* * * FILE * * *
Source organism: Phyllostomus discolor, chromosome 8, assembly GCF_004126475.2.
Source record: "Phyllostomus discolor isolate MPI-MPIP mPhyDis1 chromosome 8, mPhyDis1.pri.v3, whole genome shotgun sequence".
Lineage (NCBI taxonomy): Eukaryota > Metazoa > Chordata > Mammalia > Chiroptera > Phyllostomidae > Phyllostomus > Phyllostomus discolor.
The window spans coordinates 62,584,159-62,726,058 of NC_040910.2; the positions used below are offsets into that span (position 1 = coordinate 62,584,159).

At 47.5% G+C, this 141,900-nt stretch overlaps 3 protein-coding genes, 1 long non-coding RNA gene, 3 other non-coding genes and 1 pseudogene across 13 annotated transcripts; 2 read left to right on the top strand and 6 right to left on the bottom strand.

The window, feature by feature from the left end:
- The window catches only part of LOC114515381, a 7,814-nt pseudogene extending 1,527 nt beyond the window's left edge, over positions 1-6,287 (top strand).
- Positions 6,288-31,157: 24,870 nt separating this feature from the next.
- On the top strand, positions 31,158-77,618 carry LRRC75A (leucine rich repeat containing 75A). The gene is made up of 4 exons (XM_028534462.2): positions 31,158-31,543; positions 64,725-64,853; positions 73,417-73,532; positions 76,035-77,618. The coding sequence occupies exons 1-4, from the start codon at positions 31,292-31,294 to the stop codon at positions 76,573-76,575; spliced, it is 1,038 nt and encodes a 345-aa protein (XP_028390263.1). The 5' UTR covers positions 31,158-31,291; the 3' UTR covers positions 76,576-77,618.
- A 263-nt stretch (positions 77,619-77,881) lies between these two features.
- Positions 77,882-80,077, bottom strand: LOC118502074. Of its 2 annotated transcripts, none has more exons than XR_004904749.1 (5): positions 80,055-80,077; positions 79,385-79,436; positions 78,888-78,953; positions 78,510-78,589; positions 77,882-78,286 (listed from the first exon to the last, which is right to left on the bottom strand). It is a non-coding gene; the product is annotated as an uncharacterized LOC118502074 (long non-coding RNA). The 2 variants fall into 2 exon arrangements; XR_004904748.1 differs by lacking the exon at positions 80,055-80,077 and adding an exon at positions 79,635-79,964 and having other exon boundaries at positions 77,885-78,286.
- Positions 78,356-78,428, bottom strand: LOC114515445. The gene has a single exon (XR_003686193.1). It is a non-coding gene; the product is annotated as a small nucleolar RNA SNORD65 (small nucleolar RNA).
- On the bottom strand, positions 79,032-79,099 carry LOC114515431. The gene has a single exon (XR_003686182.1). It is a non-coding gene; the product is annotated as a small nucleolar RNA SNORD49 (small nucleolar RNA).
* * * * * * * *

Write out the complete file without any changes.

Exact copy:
Source organism: Phyllostomus discolor, chromosome 8, assembly GCF_004126475.2.
Source record: "Phyllostomus discolor isolate MPI-MPIP mPhyDis1 chromosome 8, mPhyDis1.pri.v3, whole genome shotgun sequence".
Lineage (NCBI taxonomy): Eukaryota > Metazoa > Chordata > Mammalia > Chiroptera > Phyllostomidae > Phyllostomus > Phyllostomus discolor.
The window spans coordinates 62,584,159-62,726,058 of NC_040910.2; the positions used below are offsets into that span (position 1 = coordinate 62,584,159).

At 47.5% G+C, this 141,900-nt stretch overlaps 3 protein-coding genes, 1 long non-coding RNA gene, 3 other non-coding genes and 1 pseudogene across 13 annotated transcripts; 2 read left to right on the top strand and 6 right to left on the bottom strand.

The window, feature by feature from the left end:
- The window catches only part of LOC114515381, a 7,814-nt pseudogene extending 1,527 nt beyond the window's left edge, over positions 1-6,287 (top strand).
- Positions 6,288-31,157: 24,870 nt separating this feature from the next.
- On the top strand, positions 31,158-77,618 carry LRRC75A (leucine rich repeat containing 75A). The gene is made up of 4 exons (XM_028534462.2): positions 31,158-31,543; positions 64,725-64,853; positions 73,417-73,532; positions 76,035-77,618. The coding sequence occupies exons 1-4, from the start codon at positions 31,292-31,294 to the stop codon at positions 76,573-76,575; spliced, it is 1,038 nt and encodes a 345-aa protein (XP_028390263.1). The 5' UTR covers positions 31,158-31,291; the 3' UTR covers positions 76,576-77,618.
- A 263-nt stretch (positions 77,619-77,881) lies between these two features.
- Positions 77,882-80,077, bottom strand: LOC118502074. Of its 2 annotated transcripts, none has more exons than XR_004904749.1 (5): positions 80,055-80,077; positions 79,385-79,436; positions 78,888-78,953; positions 78,510-78,589; positions 77,882-78,286 (listed from the first exon to the last, which is right to left on the bottom strand). It is a non-coding gene; the product is annotated as an uncharacterized LOC118502074 (long non-coding RNA). The 2 variants fall into 2 exon arrangements; XR_004904748.1 differs by lacking the exon at positions 80,055-80,077 and adding an exon at positions 79,635-79,964 and having other exon boundaries at positions 77,885-78,286.
- Positions 78,356-78,428, bottom strand: LOC114515445. The gene has a single exon (XR_003686193.1). It is a non-coding gene; the product is annotated as a small nucleolar RNA SNORD65 (small nucleolar RNA).
- On the bottom strand, positions 79,032-79,099 carry LOC114515431. The gene has a single exon (XR_003686182.1). It is a non-coding gene; the product is annotated as a small nucleolar RNA SNORD49 (small nucleolar RNA).